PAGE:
As more jurisdictions are considering introducing rank choice voting (the issue will be on the ballot in Nevada this fall), Politico offers this long-form essay on Alaska’s experience. Can Alaska “point the way to a more moderate, more nuanced way of doing politics”? Or is rank choice voting a product of Alaska’s uniquely independent culture? Politico spoke to Ivan Moore, “a longtime Alaska pollster who is considered one of the foremost experts on the state’s politics.”
“Number one, that ranked choice voting worked well. Pretty flawless performance by the Alaska Division of Elections.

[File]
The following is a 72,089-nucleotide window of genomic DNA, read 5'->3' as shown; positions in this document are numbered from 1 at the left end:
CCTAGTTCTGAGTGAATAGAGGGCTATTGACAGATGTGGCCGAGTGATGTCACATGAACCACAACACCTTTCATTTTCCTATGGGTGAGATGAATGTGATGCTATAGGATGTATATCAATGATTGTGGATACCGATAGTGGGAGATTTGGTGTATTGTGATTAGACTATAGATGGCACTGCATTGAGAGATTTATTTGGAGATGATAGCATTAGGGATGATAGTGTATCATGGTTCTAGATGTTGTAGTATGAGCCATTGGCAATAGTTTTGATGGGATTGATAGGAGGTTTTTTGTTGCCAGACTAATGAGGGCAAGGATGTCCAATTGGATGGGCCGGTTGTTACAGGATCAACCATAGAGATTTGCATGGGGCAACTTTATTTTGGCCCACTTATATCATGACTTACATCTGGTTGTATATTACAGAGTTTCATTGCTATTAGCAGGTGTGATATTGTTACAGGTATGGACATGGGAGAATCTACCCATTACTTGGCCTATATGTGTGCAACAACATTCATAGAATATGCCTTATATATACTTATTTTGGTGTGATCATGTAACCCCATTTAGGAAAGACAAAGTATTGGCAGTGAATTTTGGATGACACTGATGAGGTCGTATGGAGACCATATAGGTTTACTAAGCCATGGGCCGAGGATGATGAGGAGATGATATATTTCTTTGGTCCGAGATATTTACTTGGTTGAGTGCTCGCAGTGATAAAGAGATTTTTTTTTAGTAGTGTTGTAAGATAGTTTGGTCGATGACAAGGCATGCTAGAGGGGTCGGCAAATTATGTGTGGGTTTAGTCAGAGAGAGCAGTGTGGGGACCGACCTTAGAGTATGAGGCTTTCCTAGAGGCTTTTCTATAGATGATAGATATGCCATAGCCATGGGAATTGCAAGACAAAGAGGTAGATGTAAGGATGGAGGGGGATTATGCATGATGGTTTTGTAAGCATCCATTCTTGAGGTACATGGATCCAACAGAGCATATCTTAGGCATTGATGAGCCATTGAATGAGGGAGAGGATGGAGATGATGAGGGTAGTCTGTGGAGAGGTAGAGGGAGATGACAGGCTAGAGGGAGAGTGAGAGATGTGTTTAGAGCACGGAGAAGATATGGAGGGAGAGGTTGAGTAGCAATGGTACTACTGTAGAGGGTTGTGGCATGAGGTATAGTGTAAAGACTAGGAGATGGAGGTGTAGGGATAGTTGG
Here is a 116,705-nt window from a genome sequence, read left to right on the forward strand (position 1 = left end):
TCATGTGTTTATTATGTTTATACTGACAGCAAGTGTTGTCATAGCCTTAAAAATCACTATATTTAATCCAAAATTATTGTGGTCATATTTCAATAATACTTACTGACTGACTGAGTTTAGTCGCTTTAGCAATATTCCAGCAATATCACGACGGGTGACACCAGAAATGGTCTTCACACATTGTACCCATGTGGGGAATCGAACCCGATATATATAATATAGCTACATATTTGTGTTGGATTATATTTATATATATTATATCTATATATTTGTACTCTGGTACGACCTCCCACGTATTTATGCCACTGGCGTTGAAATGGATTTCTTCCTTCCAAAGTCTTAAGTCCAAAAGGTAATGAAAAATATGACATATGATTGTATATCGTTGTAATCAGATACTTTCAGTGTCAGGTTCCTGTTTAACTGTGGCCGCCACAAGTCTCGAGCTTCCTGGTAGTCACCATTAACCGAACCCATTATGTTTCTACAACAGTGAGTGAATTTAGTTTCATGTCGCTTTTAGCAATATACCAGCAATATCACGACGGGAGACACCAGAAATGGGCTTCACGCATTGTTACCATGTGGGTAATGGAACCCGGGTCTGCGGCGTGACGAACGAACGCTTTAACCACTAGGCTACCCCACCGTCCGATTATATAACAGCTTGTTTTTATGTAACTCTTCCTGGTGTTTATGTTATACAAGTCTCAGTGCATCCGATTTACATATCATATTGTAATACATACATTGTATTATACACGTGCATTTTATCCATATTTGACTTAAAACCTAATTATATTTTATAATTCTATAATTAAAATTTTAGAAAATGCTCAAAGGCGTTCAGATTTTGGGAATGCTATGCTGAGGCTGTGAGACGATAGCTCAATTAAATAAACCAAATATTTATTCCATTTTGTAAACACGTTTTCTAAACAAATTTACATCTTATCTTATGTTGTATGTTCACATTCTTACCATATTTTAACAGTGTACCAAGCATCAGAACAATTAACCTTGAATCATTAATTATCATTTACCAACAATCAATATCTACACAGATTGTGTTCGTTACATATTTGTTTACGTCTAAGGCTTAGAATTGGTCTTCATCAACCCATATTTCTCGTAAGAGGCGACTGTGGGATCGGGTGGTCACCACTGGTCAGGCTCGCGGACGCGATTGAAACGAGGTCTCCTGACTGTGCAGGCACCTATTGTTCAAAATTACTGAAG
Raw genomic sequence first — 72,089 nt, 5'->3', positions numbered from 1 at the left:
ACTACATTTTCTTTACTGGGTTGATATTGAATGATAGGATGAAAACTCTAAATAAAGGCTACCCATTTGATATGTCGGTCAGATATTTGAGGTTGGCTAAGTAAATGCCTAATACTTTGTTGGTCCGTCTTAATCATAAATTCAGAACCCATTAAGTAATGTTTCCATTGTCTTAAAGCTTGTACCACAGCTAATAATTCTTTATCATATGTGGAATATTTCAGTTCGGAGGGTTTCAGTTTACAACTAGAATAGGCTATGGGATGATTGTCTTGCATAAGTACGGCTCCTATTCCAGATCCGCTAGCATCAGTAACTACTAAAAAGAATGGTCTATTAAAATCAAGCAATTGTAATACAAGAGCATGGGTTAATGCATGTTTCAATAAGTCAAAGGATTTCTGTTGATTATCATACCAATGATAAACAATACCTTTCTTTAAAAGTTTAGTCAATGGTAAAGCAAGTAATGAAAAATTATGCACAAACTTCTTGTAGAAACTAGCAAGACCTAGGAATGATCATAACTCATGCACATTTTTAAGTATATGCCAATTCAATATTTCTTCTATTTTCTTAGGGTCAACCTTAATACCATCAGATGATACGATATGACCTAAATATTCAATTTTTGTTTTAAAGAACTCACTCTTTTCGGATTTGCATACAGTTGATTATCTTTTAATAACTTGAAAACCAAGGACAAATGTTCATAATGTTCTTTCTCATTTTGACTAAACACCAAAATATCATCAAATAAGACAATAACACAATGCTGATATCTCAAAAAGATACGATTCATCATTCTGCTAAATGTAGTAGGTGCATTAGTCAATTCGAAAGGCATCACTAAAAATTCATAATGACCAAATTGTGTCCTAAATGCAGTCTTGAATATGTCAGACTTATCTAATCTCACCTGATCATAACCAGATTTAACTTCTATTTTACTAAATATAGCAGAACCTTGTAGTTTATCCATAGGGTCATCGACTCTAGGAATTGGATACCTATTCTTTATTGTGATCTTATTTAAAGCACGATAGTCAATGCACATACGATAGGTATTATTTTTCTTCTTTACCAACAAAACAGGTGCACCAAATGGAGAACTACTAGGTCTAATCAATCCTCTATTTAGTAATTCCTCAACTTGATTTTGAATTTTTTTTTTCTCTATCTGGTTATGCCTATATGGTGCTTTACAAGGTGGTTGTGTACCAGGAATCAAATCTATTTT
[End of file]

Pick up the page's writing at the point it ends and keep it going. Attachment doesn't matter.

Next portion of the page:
. . .
[Sarah Palin lost because] Sarah Palin is indeed very unpopular.”
Interestingly, the relationship of a state’s culture to the potential for reform is a longstanding question. Early adopters of vote by mail, early voting, and same-day registration, for example, were often states that already had high turnout. This often led political scientists (and I believed them) to conclude the reforms were not scaleable. But 2020 seems to have proved them wrong.
By way of clarification, even if the Nevada ballot initiative is successful, the earliest the reform could be implemented is 2026. Amendment to the state constitution must be passed in two consecutive cycles. Rank choice voting is on the ballot in nine jurisdictions this fall, but the rest are at the municipal level.